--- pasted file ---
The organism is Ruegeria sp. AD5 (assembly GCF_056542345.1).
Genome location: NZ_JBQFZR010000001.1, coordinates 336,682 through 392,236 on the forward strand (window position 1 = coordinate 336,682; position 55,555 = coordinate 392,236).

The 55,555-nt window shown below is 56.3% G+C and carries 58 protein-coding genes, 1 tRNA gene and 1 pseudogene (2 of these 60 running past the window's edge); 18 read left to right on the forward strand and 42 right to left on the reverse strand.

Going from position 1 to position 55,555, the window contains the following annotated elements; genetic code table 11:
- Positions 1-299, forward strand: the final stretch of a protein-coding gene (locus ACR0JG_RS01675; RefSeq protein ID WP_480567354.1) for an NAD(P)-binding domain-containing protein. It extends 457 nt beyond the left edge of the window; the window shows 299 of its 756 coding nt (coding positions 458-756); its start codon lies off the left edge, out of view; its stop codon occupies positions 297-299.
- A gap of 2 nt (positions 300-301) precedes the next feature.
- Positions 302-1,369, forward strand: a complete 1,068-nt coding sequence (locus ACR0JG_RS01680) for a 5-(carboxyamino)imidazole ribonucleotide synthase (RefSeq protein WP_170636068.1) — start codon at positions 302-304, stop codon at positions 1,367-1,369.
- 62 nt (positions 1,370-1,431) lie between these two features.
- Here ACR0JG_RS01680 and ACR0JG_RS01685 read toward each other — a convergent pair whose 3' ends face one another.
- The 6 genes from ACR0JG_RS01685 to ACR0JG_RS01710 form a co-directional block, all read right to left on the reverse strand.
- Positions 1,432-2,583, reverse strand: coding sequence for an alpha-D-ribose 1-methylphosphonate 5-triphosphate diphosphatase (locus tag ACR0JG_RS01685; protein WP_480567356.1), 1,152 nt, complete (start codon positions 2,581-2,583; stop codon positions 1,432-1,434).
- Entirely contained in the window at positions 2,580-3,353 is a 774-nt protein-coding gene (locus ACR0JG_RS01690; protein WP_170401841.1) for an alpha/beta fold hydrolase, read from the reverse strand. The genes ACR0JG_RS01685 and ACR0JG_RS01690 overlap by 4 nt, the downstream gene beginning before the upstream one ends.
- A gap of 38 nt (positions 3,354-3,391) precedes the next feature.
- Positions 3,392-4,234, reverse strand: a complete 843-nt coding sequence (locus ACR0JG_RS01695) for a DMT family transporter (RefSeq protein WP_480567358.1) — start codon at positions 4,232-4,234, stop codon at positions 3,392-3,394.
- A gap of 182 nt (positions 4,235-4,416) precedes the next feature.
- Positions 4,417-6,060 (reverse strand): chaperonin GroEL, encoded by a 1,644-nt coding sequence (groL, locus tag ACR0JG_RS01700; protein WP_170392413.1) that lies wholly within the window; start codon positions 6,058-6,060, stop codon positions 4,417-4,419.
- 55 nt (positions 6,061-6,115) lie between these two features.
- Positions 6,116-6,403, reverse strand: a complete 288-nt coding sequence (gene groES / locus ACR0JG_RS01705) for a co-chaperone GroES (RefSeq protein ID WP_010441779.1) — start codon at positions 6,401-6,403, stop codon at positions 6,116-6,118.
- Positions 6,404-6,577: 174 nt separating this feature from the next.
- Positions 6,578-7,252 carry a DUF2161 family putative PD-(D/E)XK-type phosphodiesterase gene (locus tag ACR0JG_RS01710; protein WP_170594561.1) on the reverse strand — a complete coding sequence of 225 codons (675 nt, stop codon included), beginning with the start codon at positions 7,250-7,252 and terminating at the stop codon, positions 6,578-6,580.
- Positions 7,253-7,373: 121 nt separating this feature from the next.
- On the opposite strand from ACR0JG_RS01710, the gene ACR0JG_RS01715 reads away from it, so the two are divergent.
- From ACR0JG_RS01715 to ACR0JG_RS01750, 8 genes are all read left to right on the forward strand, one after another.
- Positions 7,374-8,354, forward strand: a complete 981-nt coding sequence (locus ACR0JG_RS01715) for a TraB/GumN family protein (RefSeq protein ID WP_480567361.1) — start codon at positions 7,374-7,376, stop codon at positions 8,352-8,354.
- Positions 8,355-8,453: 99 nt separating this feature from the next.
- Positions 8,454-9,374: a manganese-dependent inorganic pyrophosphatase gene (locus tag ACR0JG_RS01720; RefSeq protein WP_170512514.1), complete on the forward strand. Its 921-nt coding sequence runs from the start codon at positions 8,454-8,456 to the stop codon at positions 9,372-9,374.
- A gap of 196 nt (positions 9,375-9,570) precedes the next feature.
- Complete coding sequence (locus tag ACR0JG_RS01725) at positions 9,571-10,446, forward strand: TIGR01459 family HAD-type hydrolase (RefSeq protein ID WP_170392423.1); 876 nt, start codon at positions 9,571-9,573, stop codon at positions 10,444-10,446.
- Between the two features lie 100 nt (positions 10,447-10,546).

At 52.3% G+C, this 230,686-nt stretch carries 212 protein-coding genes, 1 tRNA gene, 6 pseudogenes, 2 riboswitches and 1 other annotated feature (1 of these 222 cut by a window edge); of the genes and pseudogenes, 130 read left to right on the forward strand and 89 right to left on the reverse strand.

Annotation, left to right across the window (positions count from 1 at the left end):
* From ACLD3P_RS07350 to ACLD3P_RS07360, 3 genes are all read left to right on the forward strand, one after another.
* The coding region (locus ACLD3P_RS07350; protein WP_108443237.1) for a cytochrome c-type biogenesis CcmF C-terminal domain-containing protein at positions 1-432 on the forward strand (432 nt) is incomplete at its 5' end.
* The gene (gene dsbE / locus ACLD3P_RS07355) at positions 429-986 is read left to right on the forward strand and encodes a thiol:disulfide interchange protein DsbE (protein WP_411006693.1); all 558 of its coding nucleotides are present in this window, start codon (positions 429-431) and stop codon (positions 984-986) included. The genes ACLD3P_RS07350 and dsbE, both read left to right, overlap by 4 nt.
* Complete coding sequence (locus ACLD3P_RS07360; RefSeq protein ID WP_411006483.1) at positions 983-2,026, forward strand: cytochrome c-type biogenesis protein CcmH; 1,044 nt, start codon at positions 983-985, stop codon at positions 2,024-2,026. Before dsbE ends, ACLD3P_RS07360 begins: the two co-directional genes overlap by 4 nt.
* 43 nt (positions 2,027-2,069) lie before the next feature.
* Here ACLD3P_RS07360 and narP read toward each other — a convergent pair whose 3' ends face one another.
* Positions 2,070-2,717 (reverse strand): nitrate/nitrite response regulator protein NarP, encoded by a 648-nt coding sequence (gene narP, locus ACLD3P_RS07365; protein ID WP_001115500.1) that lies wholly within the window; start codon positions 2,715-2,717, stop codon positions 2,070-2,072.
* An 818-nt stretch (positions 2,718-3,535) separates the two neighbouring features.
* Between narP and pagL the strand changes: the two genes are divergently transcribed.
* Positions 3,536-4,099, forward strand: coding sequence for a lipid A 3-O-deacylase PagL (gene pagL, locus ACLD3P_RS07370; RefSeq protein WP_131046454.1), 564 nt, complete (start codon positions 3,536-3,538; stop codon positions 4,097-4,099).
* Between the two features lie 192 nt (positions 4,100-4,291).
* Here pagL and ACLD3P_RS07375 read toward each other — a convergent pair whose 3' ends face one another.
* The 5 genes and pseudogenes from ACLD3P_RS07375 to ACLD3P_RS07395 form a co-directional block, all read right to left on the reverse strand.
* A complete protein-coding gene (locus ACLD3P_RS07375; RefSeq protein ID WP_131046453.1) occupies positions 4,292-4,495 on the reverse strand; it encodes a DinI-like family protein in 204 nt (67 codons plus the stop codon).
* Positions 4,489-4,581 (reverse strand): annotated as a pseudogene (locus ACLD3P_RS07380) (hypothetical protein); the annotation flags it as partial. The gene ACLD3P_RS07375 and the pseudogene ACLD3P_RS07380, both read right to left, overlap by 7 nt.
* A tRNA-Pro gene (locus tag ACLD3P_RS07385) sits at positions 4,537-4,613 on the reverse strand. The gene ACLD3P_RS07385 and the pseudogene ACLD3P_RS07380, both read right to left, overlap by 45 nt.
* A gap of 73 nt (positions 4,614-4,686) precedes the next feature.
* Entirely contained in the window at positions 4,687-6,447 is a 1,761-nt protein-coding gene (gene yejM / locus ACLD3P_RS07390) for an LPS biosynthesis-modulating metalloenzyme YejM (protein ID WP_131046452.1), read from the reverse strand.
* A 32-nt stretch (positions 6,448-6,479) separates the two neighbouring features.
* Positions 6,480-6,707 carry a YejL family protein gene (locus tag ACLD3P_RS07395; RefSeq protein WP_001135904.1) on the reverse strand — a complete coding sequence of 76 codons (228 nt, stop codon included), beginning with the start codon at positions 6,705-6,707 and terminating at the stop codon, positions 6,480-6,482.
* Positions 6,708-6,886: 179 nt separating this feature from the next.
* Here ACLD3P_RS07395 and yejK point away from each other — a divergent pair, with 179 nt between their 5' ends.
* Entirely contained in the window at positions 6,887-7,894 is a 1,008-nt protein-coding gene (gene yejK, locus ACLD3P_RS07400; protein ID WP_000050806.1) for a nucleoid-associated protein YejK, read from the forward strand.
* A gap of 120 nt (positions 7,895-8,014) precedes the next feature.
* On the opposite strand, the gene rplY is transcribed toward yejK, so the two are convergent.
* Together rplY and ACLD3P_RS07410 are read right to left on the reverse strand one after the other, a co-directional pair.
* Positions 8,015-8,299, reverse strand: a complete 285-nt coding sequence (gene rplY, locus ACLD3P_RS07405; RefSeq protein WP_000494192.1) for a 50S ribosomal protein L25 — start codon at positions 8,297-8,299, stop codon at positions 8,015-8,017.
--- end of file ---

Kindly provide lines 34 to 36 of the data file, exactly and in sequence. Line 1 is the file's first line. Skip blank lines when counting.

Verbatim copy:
* The gene (gene dsbE / locus ACLD3P_RS07355) at positions 429-986 is read left to right on the forward strand and encodes a thiol:disulfide interchange protein DsbE (protein WP_411006693.1); all 558 of its coding nucleotides are present in this window, start codon (positions 429-431) and stop codon (positions 984-986) included. The genes ACLD3P_RS07350 and dsbE, both read left to right, overlap by 4 nt.
* Complete coding sequence (locus ACLD3P_RS07360; RefSeq protein ID WP_411006483.1) at positions 983-2,026, forward strand: cytochrome c-type biogenesis protein CcmH; 1,044 nt, start codon at positions 983-985, stop codon at positions 2,024-2,026. Before dsbE ends, ACLD3P_RS07360 begins: the two co-directional genes overlap by 4 nt.
* 43 nt (positions 2,027-2,069) lie before the next feature.